MONDAY, NOV. 18 at 2PM (Note date change) – Legislative Hearing on Ban the Box Please contact Jean Ross, email@example.com, if you would like to testify. Jean will assist.
Tuesday, November 19, End New Jim Crow/Princeton meeting at the Princeton Public Library 7:30 to 9:00.
Saturday, Nov. 30–Screening of “Broken on All Sides” and Forum, “Call to Action”, 9:30-3:00, Union Baptist Church, Pennington Ave, Trenton
Sunday, December 8–10 am–12 Noon: Race, Justice and Mass Incarceration in America, The Jewish Center, 435 Nassau St., Princeton
THIS ANNOUNCEMENT WAS INCORRECT. THE TALK IS AT 5:30, NOT 7:30
The Carl Fields Center will host Dr. Eddie Moore Jr. , director of diversity at Brooklyn Friends School, on Thursday, November 14, at 5:30 p.m. His topic: The Nigga Certification Program, as in this YouTube video, Who Can Say the N Word.
Moore is founder and director of the White Privilege Conference.
From the event announcement:
Ignoring the n-word is not an option anymore – it’s EVERYWHERE. Let’s talk about Paula Deen. Let’s talk about Trayvon. Let’s talk about Huckleberry Finn, Hip-Hop Music, Hollywood Movies, Comedians, Family Members & more! Now is the time for courageous conversations.
This session looks at the history of the “N-word” utilizing books, TV shows, film clips and a documentary film. The session challenges participants to examine their personal and professional histories with the N-word, examine when and /or how they were first introduced to the word and to explore the pictures and different feelings associated with the word. We will look at how current events, media, popular music and movies have used the word over the years and if the word has had any impact or influence on the millennial generation. Lastly, the session offers suggestions about the need and importance of understanding the various realities associated with the N-word and recommends how to challenge and encourage all people, but specifically young people, about the ramifications of casual or uninformed usage of this troublesome word.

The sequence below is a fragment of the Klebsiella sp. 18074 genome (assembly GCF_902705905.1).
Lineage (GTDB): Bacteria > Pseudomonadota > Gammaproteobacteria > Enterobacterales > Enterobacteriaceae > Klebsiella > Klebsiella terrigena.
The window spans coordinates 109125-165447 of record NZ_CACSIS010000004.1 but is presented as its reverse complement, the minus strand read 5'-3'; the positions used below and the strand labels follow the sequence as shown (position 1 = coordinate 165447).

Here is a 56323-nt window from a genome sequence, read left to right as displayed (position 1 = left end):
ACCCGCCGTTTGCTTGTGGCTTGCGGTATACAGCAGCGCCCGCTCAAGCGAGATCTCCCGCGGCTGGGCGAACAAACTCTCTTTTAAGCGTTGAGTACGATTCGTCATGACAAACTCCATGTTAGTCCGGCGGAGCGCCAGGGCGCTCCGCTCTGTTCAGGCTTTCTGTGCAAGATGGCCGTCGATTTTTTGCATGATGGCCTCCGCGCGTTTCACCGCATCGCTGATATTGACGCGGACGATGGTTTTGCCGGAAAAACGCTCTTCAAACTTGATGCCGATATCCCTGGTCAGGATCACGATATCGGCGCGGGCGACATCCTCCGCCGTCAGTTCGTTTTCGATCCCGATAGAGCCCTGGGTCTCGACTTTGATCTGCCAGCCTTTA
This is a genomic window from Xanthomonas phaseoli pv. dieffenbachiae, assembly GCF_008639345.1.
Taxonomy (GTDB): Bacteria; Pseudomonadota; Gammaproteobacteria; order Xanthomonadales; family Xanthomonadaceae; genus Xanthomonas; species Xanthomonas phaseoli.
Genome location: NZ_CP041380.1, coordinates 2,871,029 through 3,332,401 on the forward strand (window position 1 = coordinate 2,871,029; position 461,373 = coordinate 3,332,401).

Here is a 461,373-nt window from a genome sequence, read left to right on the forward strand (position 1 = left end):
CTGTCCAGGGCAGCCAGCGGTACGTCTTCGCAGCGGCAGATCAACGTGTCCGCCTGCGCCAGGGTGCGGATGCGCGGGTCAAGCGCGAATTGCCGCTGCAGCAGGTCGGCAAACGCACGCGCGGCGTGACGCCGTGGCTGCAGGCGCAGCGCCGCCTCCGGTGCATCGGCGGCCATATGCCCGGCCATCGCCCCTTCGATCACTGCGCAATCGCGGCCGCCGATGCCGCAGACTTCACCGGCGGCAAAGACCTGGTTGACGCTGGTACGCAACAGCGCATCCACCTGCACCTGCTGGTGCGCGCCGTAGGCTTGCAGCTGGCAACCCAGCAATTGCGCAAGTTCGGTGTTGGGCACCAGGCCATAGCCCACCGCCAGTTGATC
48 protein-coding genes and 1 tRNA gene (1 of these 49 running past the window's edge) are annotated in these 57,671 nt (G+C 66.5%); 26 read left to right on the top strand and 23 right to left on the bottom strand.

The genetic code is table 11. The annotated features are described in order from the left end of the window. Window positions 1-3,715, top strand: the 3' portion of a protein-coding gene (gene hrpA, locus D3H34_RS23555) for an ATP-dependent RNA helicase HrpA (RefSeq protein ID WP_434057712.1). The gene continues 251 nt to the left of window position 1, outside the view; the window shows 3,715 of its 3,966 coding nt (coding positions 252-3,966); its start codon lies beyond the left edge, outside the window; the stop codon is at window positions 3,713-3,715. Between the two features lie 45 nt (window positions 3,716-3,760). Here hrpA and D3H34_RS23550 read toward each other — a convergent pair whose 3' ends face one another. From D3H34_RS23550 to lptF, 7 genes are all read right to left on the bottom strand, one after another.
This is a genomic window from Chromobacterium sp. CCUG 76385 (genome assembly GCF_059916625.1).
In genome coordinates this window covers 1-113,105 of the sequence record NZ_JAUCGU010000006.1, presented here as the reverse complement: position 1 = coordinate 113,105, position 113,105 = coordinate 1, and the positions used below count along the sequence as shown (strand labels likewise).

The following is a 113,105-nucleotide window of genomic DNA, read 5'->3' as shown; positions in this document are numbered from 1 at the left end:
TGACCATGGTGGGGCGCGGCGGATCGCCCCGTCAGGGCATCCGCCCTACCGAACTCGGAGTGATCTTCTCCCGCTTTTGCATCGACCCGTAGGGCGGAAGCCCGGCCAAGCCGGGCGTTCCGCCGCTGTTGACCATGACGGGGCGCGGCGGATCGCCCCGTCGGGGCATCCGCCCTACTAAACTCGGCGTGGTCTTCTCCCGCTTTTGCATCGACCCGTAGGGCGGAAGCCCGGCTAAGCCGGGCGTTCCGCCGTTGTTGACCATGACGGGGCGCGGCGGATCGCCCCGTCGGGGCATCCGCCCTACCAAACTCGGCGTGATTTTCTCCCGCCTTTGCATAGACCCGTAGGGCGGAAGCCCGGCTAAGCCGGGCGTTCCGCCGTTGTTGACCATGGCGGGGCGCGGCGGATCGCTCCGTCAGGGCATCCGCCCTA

“Male socialization has not been for relationships, it has been for control,” says Riane Eisler in a video clip, Domination, Gender and Fear.
Roberto Schiraldi, Don Stryker, and Fern Spruill will co-facilitate the Continuing Conversations on Race session on Monday, November 4, 7:30 to 9 p.m. The title: Privilege and Racism, Anger and Compassion: How do we manage our ambivalence?
In preparation, they are looking at this column by Chris Gross:
Meeting Racism, Homophobia and Close-Mindedness With Love and Compassion
and a column by Christopher Bowers, A Little White Lie: “I’m not racist, I’m colorblind”
Continuing Conversations on Race are a friendly, safe, confidential opportunity to share ideas and voice concerns. All are invited. They are planned and facilitated by Not in Our Town Princeton and held on the first Monday of the month from October through June in partnership with the Princeton Public Library.